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New Zealand Economy Set For A Slower Lockdown Rebound According To The Latest ASB Quarterly Economic Forecast

  • New Zealand is expected to begin opening its borders in the first half of 2022 but will face ongoing domestic headwinds in its economic recovery.
  • Inflation is likely to near 6% (a thirty year high) by the end of this year and remain above 3% into 2023.
  • ASB expects the OCR to reach 2% which will have an impact on other interest rates.
  • Annual house price growth is sitting around 30% but predicted to slow to 22% this year and 2.5% by the end of 2022.

Traffic lights on the horizon are cause for cautious optimism, but economic scarring from the latest extended lockdown in Auckland is likely to be felt through to the first few months of next year according to the latest ASB Quarterly Economic Forecast.

Pressure on New Zealand’s beleaguered hospitality, events and tourism industries is expected to ease in the coming months, which will bolster economic recovery, however this will be against a backdrop of headwinds.

“We’re entering new territory for our COVID response, transitioning from a strategy of elimination to one of suppression, and learning to live with COVID,” says ASB chief economist Nick Tuffley.

“How quickly we move through this stage will depend on the level of pressure on the health system, but we expect to see restrictions start to loosen significantly in the first half of next year.

“2022 will have its share of challenges, and probably a tough start. But the year should finish with New Zealand stronger and in a far more resilient place to cope with the ongoing pandemic.”

The New Zealand economy is not expected to recover as quickly this time as it did following the first lockdown in 2020 with GDP is not predicted to return to mid-2021 levels until mid-2022.

Despite this, business confidence remains resilient, which Mr Tuffley says points to continued strong demand for employment and investment. Export activity is performing well, with annual import and export goods values hitting an all-time high as at the end of September and the ASB Commodities Index at an all-time high in October.

“Things are a bit tougher for services exports but we expect the borders to start re-opening incrementally in the first half of next year and should start to see sectors like international tourism and foreign education operating again, and life being a bit more normal,” says Mr Tuffley.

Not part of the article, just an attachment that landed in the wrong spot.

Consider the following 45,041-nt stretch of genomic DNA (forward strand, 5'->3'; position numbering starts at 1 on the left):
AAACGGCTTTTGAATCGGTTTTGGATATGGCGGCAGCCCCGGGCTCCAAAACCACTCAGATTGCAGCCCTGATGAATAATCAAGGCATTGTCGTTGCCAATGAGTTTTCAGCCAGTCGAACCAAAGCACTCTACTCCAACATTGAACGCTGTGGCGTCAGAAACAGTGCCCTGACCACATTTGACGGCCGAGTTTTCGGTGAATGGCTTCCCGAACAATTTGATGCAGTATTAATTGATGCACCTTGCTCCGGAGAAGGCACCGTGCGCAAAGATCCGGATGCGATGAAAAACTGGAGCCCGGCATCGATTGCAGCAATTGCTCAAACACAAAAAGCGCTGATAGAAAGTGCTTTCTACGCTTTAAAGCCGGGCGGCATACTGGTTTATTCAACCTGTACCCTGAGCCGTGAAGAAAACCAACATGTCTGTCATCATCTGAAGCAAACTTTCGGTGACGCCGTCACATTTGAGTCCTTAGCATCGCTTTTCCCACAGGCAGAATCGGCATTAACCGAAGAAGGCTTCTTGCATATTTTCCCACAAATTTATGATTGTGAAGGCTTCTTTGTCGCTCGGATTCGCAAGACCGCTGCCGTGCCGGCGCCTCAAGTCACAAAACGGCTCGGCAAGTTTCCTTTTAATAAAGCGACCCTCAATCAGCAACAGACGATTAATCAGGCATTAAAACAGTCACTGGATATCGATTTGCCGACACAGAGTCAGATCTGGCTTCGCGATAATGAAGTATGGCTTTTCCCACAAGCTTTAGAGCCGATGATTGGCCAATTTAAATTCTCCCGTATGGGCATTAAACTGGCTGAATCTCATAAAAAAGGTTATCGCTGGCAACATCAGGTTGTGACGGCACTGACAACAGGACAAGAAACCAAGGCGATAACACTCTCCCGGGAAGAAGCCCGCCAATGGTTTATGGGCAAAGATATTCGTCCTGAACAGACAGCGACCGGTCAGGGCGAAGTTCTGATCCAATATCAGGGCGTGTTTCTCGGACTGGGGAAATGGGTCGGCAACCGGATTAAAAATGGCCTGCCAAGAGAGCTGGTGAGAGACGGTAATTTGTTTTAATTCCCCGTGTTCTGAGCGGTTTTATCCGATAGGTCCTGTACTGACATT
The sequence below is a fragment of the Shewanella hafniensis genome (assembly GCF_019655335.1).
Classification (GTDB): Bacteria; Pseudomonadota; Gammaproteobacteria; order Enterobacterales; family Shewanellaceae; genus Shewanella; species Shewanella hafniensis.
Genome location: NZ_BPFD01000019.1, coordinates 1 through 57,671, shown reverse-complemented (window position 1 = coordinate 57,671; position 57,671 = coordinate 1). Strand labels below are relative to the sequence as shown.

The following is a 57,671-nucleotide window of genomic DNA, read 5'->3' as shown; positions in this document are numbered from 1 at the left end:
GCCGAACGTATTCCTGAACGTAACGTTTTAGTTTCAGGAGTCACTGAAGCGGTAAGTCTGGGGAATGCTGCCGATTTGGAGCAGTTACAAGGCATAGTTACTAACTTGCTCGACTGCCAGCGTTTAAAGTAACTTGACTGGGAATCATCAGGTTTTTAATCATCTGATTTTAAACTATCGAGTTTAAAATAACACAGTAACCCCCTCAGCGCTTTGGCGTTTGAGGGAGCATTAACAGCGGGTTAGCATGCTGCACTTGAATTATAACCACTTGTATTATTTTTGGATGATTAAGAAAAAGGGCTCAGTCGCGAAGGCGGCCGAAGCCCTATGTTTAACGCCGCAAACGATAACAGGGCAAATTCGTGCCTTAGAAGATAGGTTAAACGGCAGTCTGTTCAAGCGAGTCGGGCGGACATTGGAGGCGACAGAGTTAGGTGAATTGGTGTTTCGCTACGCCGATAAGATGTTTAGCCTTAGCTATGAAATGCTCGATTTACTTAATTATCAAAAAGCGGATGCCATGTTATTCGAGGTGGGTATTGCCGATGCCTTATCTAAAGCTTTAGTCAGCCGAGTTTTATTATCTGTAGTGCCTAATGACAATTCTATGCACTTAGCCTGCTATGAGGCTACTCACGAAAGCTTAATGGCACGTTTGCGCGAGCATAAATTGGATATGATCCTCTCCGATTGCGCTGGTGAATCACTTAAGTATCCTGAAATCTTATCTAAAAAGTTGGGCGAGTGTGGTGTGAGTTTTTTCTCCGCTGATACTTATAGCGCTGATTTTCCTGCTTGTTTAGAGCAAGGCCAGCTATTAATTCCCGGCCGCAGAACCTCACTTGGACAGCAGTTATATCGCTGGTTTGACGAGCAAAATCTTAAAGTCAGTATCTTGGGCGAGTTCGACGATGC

The labour market remains tight with unemployment falling to 3.4%, equal to the record low seen in 2007, just prior to the Global Financial Crisis. This, alongside global supply shortages, is taking an increasing toll on inflation, which is expected to reach almost 6% by the end of the year and remain above 3% into 2023.

“This spike will be the highest inflation we’ve seen since 1990 and we’ve already seen the Reserve Bank react by increasing the Official Cash Rate in October and again this week. We’re likely to see ongoing increases with the cash rate getting up to 2% by the end of next year, and if inflation pressures turn out to be more severe there’s always the risk that rates go higher.

“Cost increases in fuel, imported goods and housing materials will start to sting but we also expect wage growth to lift strongly in the coming year which should provide some respite for households’ finances.”

Housing construction demand is at record high levels and the annual pace of house price inflation is currently running at around 30% year on year. This is predicted to slow to 22% by the end of this year and 2.5% by the end of 2022.

“We’re now seeing increasing evidence of momentum cooling. Home lending has dropped from its prior break-neck rate. The pace of turnover has also eased up, aided by the shift up in alert levels in parts of the country. Most importantly, mortgage rates are now rising rapidly and we expect further lifts ahead,” says Mr Tuffley.

“Overall there’s definitely some positives in the coming months as we get more used to living with COVID, and we should start seeing New Zealand return to a new level of normality midway through next year.”

The latest ASB Quarterly Economic Forecast will be available online at

Other recent ASB reports covering a range of commentary can be accessed at our ASB Economic Insights page:

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